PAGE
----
How To: Be Young & Confused (COVID edition)

There’s time to flourish and to expand one’s horizons — it’s called youth. But there’s also time to reflect on things and I feel this time has recently started in my life, definitely more than before. And because more and more can I hear about this horrible Gen-Z and our demanding approach to things, I want to show you all my perspective. And still, an essential part is — I’m from Poland, CEE.

Karolina Wilk-Tryjanowska
7 min readApr 17, 2021


  1. People born between 1997 and 2012. I’m a proud 24-year-old girl (Happy Birthday to me for last Monday!) so I’m a perfect fit, 1997.
  2. People who do not know the world without technology, and “Uncle Google” is a significant persona at the family table. True. Despite having needed to share a PC with my beloved brother during my kindergarten, I was quickly given a laptop and a fast WiFi connection at home. The annoying aspect of this is that it was difficult for me to understand the essence of school exams when all the knowledge was just a click away.
  3. People who travel the World and do not experience limits of their passports (with some exceptions, I know). Yes, I live in my small world of no borders, which is called European Union. As a kid I wouldn’t even notice when our car was crossing any border because of the Schengen Area (which “allows nationals of certain countries to enter the Schengen Area via air, land or sea without a visa for stays of up to 90 days”).
  4. Over the course of their lives, they often change jobs. I don’t know why it is so provoking for millennials and older because I’d never think that we need to stick to our jobs no matter what.
  5. People who are enterprising. Neither can I agree, nor disagree. Me myself, having my own company, I’d automatically like to nod my head but as I look around, not every single youth is driven by the same values. But it’s probably not that hard to create your own path rather than rely on somebody else.

Okay, this list can be a few points longer — but I hope you agree that I can speak for the Gen Z, it’s in my heart and I need to admit it.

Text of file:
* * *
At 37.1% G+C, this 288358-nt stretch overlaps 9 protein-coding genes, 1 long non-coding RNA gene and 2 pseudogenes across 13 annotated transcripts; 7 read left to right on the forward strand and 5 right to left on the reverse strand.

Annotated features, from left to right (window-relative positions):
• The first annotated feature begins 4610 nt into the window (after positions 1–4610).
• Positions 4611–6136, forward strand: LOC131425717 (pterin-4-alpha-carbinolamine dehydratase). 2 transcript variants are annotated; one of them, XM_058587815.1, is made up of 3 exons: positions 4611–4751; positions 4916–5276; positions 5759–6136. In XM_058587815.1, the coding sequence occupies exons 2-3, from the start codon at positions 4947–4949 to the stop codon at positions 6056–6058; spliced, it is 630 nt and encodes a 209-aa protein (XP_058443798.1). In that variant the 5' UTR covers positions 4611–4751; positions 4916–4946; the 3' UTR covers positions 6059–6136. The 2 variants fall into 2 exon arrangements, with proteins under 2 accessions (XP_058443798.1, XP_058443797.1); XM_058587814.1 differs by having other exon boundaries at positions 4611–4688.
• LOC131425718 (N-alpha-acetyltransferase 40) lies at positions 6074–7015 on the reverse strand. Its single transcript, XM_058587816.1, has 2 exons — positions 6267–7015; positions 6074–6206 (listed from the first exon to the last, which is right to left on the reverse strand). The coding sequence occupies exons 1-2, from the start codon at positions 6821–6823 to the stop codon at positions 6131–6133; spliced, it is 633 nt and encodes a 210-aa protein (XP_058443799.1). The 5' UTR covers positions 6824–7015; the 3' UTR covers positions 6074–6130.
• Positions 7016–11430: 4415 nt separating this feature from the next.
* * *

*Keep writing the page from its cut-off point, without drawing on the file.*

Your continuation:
The status:

There’s a pandemic all around and although I am grateful that I previously took care of the digital aspect of my work, I’m stuck in Poland and I take it worse and worse.

And normally at this point I’d say: “… but I still believe being Polish is cool”, this time I won’t add it. And it’s not about complaining, let me tell you the story.

Being a 24-year-old Gen-Z member, there’s time for me to flourish and to expand my horizons. If Covid hadn’t happened last year, my friends and I wouldn’t have cancelled our foreign trips. Many of us wouldn’t have lost their jobs in bars, restaurants and hotel industry. Students wouldn’t have resigned from moving alone to another city for studies (now it’s all online), new pals wouldn’t connect for cyber beer while on Erasmus exchange. We wouldn’t also have been banned from going to gyms, museums and theatres, but I don’t put these on my “grudge against the world” list as we all feel it, not only the Gen-Z.

Does it sound like another example that the young generation is 100% not humble? Probably yes, but adults, try to understand.

How To: Young & Confused. Statistics on: Children and youth out of school due to COVID-19 closures and Young people classified as NEET.
source: Children and youth out of school due to COVID-19 closures and Young people classified as NEET (Wikimedia Commons)

According to an amazing research “Youth & Covid-19: Impacts on Jobs, Education, Rights and Mental Well-Being” (based on an online survey, 23 language groups, 12 605 participants aged 18–34) here are some of the facts:

  • One in six young people had stopped working since the onset of the crisis, either due to lay-offs or because of lack of hours they spent working (basing on hourly wages). Most of the time it was a business that went bankrupt but what’s even worse, some workplaces decided to get rid of young ones as they’re just less experienced.

In my opinion, youth situation on labour markets, which had already been harsh in many countries, will only downgrade, however I’m lucky to live in a country of a comparatively low unemployment rate; 3,1% in Poland compared to 16% in Spain or 8,8% in Sweden). Good point for Poland!